It’s not just candidates on the Nov. 6 ballot.
Voters will be also asked to decide if they want to amend the state Constitution to allow for tax exemptions affecting spouses of veterans and homeowners in flood-prone areas.
Both proposed amendments would give localities the option to extend certain tax breaks to some homeowners. That requires changes to the Constitution, which says “except as otherwise provided in this Constitution, the following property and no other shall be exempt from taxation, state and local, including inheritance taxes.“
“I wish there was a quicker legislative fix,” said Del. Jason Miyares, R- Virginia Beach, who carried the legislation to get one of the amendments on the ballot.
Amending Virginia’s Constitution is a lengthy process. The proposal has to pass both chambers of the General Assembly, then there must be an election.
After the election, the same proposal has to pass the General Assembly again and then it is put up for a statewide vote.
Alternatively, two-thirds of each chamber could agree to call a constitutional convention. The last complete revision to the Constitution came in 1971 and resulted in changes to voting requirements, the education system and added an anti-discrimination clause, incorporating the gains of the Civil Rights movement that ended many of the segregation and Jim Crow-era voting restrictions enshrined in the 1902 constitution.
Here’s information on both constitutional amendments on this year’s ballot:
Amendment proposal from Del. Jason Miyares, R-Virginia Beach:
Ballot question: Shall the real property tax exemption for a primary residence that is currently provided to the surviving spouses of veterans who had a 100 percent service-connected, permanent and total disability be amended to allow the surviving spouse to move to a different primary residence and still claim the exemption?
In one week, Miyares, a lawyer in Virginia Beach, met with two people who were about to close on a new home and were surprised by the addition of property taxes.
Both of those potential clients had spouses who were disabled veterans who had died. They had been exempt from real property taxes — until they decided to move.
In the current state Constitution, spouses of veterans with disabilities who have died receive a full property tax exemption on the home they live in. But it doesn’t apply if the spouse decides to move.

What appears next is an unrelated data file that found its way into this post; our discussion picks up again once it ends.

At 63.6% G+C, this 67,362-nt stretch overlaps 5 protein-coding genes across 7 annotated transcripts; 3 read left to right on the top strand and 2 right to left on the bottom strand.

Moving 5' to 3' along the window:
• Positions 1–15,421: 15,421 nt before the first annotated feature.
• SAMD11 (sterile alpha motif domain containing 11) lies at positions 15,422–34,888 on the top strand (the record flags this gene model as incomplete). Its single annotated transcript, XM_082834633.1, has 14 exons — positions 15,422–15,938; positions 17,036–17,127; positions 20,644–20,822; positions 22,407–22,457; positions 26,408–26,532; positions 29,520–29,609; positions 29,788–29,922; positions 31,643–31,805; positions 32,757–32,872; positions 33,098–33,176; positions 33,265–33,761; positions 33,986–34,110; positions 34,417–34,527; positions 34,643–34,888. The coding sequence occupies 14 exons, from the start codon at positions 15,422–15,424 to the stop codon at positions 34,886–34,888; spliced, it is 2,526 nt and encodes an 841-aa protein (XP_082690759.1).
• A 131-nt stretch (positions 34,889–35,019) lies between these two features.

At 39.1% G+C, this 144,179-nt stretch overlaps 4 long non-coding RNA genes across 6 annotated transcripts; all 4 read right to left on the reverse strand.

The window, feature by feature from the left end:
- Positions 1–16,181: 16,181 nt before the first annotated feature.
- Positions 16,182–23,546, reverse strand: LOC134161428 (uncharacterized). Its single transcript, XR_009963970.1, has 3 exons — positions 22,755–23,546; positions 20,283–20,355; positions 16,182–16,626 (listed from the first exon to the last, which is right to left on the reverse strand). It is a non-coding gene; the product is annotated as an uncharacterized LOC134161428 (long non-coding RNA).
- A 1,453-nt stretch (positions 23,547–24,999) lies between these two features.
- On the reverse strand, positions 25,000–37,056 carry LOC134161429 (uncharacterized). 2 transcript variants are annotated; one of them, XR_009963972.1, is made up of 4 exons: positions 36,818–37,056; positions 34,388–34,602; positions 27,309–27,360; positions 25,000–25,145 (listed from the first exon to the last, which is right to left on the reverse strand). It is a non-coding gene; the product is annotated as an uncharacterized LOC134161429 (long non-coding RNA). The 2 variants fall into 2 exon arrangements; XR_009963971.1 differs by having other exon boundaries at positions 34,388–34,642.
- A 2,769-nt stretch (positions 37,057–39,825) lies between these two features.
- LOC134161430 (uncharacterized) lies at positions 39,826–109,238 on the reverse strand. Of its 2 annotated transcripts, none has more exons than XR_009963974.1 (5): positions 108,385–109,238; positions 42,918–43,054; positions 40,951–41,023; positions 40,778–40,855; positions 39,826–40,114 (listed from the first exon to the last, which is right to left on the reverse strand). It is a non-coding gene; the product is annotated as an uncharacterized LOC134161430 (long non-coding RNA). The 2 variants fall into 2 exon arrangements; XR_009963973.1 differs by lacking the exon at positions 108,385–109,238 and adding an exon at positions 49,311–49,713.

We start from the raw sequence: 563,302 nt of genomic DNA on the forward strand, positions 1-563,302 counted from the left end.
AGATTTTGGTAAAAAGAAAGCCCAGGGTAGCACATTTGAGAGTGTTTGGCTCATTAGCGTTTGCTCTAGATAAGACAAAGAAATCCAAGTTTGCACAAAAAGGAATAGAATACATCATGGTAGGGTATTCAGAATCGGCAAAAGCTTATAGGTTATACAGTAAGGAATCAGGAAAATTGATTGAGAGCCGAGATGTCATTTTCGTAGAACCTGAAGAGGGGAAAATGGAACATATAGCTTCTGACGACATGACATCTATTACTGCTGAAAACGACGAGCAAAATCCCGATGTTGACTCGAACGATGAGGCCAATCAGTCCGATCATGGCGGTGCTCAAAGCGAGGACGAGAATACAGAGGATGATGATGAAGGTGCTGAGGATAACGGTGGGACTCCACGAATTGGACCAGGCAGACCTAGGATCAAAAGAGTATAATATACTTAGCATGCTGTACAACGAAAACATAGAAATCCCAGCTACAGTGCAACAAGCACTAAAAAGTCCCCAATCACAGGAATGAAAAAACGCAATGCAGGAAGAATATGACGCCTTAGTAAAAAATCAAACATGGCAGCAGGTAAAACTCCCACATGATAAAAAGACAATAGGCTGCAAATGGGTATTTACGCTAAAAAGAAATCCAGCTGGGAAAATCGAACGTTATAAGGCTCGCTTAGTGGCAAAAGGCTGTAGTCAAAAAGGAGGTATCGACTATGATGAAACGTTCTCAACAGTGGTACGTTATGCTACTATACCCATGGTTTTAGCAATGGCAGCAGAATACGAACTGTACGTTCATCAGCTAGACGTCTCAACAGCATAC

“This was a little bit of a loophole,” Miyares said. “This may seem small, but people have quit jobs, haven’t been able to work because they’re caregivers now, and then you’re told you have to pay a property tax bill.”
Miyares, whose entire district is in Virginia Beach, volunteers with the Welcome Home Initiative which supports veterans with post-traumatic stress disorder. He said families that have veterans with disabilities are often financially strapped and the property tax exemption helps out in a tough situation.
With much of Virginia’s military population concentrated in Hampton Roads, Miyares said he represents “an area that probably has seen more of the scars of the war on terror than other areas,” Miyares said.
“I think we’re in a strong position for it to pass,” he said. “I think the symbolic impact is huge.”
Amendment proposal from State Sen. Lynnwood Lewis, D-Accomac:
Ballot question: Should a county, city, or town be authorized to provide a partial tax exemption for real property that is subject to recurrent flooding, if flooding resiliency improvements have been made on the property?
For some homeowners who live in coastal Virginia, the only way to keep their property safe from rising water is by taking on expensive projects, like raising building elevation, filling in basements, installing flood openings or refinishing their home with flood-resistant material.
A constitutional amendment from Lewis wants to help those property owners by giving them a partial break on property taxes.
“You’re trying to provide incentives to property owners to do what they need to do on their properties,” he said.
His amendment doesn’t require localities to give homeowners a break, it just allows local governments to do it.
There are a number of Virginians who already qualify for property tax exemptions that localities have the option of granting, though this would be the first related to flooding.
Lewis’ district, which includes parts of Norfolk, Virginia Beach and parts of Mathews County and the Eastern Shore, is seriously threatened by sea-level rise and climate change, the senator said.
“Sometimes these little steps are just part of a larger effort to help our region deal with what’s going to be an increasingly significant problem,” Lewis said.
Water levels are changing, storms are getting more frequent and severe and there’s been frequent tidal flooding, which can cause problems even on clear days.
To help address some of those problems, Gov. Ralph Northam appointed the first special assistant to the governor for coastal adaptation and protection this year.
Lewis said he hasn’t gotten much feedback on his proposed amendment, but he’s found people are supportive in his district.
UPDATE: This article has been updated to clarify why constitutional amendments are necessary to extend tax breaks.